The unit data from fourth round of National Family Health Survey (NFHS 4) was used for the analysis. The NFHS 4 is a nationwide cross-sectional household survey conducted with a representative sample of 601,509 households throughout the country during 2015–16. The survey was conducted by the International Institute for Population Sciences (IIPS) with stewardship of Ministry of Health and Family Welfare (MoHFW), Govt. of India (GOI), and technical support from ICF international. The primary objective of the survey was to collect comprehensive information on socio-economic, demographic, health, and nutritional status of mothers and children in the households. The detailed sampling methods, design of the study and findings are available in the national report .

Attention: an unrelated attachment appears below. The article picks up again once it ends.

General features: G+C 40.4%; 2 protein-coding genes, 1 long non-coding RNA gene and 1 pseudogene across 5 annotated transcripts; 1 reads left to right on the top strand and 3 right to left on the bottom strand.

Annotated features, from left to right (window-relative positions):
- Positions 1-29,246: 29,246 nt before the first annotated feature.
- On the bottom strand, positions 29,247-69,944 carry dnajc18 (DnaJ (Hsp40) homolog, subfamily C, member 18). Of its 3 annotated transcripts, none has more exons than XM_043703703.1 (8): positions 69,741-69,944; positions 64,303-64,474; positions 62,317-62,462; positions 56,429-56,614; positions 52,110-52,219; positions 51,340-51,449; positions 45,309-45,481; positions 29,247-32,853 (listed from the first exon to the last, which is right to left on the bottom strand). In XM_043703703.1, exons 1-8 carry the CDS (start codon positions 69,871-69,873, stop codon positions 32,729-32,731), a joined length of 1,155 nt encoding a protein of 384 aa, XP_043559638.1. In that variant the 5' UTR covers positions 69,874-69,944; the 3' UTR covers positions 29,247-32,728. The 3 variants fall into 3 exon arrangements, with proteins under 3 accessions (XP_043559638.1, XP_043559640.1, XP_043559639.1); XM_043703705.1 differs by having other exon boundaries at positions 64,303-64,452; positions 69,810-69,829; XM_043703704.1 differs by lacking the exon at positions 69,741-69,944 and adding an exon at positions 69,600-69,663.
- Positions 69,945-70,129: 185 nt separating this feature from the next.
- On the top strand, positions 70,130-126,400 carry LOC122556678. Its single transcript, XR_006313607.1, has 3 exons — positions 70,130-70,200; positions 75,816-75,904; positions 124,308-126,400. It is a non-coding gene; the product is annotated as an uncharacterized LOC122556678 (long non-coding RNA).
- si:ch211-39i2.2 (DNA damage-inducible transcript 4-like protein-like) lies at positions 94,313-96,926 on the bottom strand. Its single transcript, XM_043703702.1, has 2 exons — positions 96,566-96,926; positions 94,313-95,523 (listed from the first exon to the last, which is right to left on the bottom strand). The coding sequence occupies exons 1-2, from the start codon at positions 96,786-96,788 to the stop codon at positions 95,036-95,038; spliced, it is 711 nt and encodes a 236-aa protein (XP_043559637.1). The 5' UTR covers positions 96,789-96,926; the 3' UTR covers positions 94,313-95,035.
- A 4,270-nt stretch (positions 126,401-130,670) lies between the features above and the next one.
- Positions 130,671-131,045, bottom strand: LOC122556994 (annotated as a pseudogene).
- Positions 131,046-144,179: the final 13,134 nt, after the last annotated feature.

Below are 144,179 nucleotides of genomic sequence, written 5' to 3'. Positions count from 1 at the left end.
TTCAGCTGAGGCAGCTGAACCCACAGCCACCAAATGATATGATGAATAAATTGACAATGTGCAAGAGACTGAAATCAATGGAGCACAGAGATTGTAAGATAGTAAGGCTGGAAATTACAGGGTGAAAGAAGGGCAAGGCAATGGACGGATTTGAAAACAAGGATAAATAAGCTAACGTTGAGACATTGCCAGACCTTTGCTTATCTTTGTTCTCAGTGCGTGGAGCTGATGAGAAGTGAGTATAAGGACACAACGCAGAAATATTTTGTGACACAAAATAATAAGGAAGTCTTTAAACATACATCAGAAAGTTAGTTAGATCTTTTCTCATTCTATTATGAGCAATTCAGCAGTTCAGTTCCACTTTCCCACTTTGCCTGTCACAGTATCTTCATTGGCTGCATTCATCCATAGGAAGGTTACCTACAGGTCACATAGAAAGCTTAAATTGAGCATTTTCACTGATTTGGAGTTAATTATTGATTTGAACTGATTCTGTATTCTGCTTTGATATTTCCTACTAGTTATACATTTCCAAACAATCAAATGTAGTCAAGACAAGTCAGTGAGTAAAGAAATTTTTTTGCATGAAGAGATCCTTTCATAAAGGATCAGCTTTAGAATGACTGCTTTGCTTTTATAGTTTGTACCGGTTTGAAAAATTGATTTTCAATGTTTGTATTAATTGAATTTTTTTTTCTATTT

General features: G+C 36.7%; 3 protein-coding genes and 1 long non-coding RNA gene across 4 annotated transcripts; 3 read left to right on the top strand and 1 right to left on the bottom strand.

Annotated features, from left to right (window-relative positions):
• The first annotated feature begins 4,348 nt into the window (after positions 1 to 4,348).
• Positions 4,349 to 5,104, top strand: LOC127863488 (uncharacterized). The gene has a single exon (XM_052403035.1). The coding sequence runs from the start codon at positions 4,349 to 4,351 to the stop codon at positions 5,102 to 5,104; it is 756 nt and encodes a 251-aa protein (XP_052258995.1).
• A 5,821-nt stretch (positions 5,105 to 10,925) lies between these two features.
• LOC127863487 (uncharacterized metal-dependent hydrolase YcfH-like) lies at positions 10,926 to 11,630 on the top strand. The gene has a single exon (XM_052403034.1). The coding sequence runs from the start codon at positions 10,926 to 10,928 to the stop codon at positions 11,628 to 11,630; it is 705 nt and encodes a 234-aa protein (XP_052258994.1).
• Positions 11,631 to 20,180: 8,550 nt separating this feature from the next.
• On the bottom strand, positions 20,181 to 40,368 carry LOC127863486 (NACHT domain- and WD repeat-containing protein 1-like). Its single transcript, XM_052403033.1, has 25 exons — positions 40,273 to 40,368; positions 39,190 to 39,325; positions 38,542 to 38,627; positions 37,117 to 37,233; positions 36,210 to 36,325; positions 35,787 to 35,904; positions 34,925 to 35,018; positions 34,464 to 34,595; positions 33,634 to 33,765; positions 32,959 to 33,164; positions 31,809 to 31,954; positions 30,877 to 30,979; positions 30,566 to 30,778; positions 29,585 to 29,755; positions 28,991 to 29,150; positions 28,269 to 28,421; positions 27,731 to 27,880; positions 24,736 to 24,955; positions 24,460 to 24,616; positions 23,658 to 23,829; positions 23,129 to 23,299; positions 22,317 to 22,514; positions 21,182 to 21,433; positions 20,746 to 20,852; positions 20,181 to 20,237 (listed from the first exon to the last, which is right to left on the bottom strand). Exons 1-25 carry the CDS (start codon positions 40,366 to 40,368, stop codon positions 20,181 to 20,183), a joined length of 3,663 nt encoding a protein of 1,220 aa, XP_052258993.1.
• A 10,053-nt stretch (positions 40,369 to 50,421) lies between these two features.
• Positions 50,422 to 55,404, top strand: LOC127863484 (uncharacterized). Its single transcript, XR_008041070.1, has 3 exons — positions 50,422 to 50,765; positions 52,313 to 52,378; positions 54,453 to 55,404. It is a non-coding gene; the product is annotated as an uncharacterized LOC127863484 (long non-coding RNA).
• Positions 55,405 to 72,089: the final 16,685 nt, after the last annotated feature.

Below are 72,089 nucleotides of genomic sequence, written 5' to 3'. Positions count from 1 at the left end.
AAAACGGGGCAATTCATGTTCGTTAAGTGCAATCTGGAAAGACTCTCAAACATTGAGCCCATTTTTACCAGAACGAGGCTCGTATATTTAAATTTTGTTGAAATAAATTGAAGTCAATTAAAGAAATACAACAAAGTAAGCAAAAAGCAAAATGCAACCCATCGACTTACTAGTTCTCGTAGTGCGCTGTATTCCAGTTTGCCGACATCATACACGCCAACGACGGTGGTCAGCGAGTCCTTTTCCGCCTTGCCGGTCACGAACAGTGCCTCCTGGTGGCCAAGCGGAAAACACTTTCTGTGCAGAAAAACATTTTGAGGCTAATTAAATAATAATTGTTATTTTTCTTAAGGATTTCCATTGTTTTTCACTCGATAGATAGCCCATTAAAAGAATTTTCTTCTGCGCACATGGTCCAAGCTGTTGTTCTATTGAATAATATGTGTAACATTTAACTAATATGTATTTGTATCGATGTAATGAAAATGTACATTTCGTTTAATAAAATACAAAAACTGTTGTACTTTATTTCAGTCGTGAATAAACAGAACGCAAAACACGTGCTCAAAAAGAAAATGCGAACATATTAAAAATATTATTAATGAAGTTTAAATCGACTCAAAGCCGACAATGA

The unit of the analysis for this study is the children below 5 year age. Out of the 601,509 households, 164,664 households have at least one children in the selected age-group. A total of 225,002 children under 5 years of age who have the information on height and weight form the final sample of the analysis.